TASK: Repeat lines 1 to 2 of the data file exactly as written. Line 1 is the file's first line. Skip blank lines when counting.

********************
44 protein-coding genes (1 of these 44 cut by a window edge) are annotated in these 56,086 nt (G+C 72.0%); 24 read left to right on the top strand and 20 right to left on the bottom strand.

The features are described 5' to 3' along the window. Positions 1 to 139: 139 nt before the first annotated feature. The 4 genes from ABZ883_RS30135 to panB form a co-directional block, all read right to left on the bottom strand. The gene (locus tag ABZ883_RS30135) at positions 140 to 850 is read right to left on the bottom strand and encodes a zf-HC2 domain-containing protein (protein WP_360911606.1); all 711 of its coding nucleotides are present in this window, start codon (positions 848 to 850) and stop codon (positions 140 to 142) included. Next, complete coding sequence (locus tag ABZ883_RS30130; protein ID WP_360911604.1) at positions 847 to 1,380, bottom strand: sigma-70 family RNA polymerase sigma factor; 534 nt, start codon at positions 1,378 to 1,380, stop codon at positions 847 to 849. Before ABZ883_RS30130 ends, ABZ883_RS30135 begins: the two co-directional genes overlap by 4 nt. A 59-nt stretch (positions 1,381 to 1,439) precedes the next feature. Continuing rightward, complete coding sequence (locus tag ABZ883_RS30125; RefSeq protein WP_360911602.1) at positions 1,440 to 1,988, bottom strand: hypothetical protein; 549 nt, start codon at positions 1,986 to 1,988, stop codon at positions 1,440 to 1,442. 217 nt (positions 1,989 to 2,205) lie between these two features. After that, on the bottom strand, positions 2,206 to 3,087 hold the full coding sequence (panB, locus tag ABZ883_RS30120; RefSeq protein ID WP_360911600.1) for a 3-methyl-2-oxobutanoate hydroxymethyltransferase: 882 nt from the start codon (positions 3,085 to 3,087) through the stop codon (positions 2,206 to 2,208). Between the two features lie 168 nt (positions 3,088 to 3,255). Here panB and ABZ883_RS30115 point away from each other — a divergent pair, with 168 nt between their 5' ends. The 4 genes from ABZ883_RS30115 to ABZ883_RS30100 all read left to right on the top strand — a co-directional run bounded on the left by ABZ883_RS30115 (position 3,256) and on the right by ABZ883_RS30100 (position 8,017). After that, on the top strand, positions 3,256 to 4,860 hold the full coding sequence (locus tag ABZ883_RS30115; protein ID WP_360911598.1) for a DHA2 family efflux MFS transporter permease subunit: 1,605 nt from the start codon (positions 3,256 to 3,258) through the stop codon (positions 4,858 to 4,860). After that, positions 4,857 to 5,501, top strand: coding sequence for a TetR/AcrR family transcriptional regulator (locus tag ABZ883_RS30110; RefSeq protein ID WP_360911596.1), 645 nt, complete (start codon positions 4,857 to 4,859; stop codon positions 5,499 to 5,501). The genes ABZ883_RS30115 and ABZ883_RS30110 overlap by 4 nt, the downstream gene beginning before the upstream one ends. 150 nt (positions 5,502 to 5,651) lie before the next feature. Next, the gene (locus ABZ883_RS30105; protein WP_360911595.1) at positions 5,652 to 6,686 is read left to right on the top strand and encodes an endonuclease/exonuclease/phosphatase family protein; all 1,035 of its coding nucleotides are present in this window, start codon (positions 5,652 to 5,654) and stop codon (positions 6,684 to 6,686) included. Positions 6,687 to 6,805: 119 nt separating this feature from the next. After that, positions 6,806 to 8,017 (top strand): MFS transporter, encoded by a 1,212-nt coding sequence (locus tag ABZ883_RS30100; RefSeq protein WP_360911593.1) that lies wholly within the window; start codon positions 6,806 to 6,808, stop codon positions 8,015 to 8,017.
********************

44 protein-coding genes (1 of these 44 cut by a window edge) are annotated in these 56,086 nt (G+C 72.0%); 24 read left to right on the top strand and 20 right to left on the bottom strand.

The features are described 5' to 3' along the window. Positions 1 to 139: 139 nt before the first annotated feature. The 4 genes from ABZ883_RS30135 to panB form a co-directional block, all read right to left on the bottom strand. The gene (locus tag ABZ883_RS30135) at positions 140 to 850 is read right to left on the bottom strand and encodes a zf-HC2 domain-containing protein (protein WP_360911606.1); all 711 of its coding nucleotides are present in this window, start codon (positions 848 to 850) and stop codon (positions 140 to 142) included. Next, complete coding sequence (locus tag ABZ883_RS30130; protein ID WP_360911604.1) at positions 847 to 1,380, bottom strand: sigma-70 family RNA polymerase sigma factor; 534 nt, start codon at positions 1,378 to 1,380, stop codon at positions 847 to 849. Before ABZ883_RS30130 ends, ABZ883_RS30135 begins: the two co-directional genes overlap by 4 nt. A 59-nt stretch (positions 1,381 to 1,439) precedes the next feature. Continuing rightward, complete coding sequence (locus tag ABZ883_RS30125; RefSeq protein WP_360911602.1) at positions 1,440 to 1,988, bottom strand: hypothetical protein; 549 nt, start codon at positions 1,986 to 1,988, stop codon at positions 1,440 to 1,442. 217 nt (positions 1,989 to 2,205) lie between these two features. After that, on the bottom strand, positions 2,206 to 3,087 hold the full coding sequence (panB, locus tag ABZ883_RS30120; RefSeq protein ID WP_360911600.1) for a 3-methyl-2-oxobutanoate hydroxymethyltransferase: 882 nt from the start codon (positions 3,085 to 3,087) through the stop codon (positions 2,206 to 2,208). Between the two features lie 168 nt (positions 3,088 to 3,255). Here panB and ABZ883_RS30115 point away from each other — a divergent pair, with 168 nt between their 5' ends. The 4 genes from ABZ883_RS30115 to ABZ883_RS30100 all read left to right on the top strand — a co-directional run bounded on the left by ABZ883_RS30115 (position 3,256) and on the right by ABZ883_RS30100 (position 8,017). After that, on the top strand, positions 3,256 to 4,860 hold the full coding sequence (locus tag ABZ883_RS30115; protein ID WP_360911598.1) for a DHA2 family efflux MFS transporter permease subunit: 1,605 nt from the start codon (positions 3,256 to 3,258) through the stop codon (positions 4,858 to 4,860). After that, positions 4,857 to 5,501, top strand: coding sequence for a TetR/AcrR family transcriptional regulator (locus tag ABZ883_RS30110; RefSeq protein ID WP_360911596.1), 645 nt, complete (start codon positions 4,857 to 4,859; stop codon positions 5,499 to 5,501). The genes ABZ883_RS30115 and ABZ883_RS30110 overlap by 4 nt, the downstream gene beginning before the upstream one ends. 150 nt (positions 5,502 to 5,651) lie before the next feature. Next, the gene (locus ABZ883_RS30105; protein WP_360911595.1) at positions 5,652 to 6,686 is read left to right on the top strand and encodes an endonuclease/exonuclease/phosphatase family protein; all 1,035 of its coding nucleotides are present in this window, start codon (positions 5,652 to 5,654) and stop codon (positions 6,684 to 6,686) included. Positions 6,687 to 6,805: 119 nt separating this feature from the next. After that, positions 6,806 to 8,017 (top strand): MFS transporter, encoded by a 1,212-nt coding sequence (locus tag ABZ883_RS30100; RefSeq protein WP_360911593.1) that lies wholly within the window; start codon positions 6,806 to 6,808, stop codon positions 8,015 to 8,017.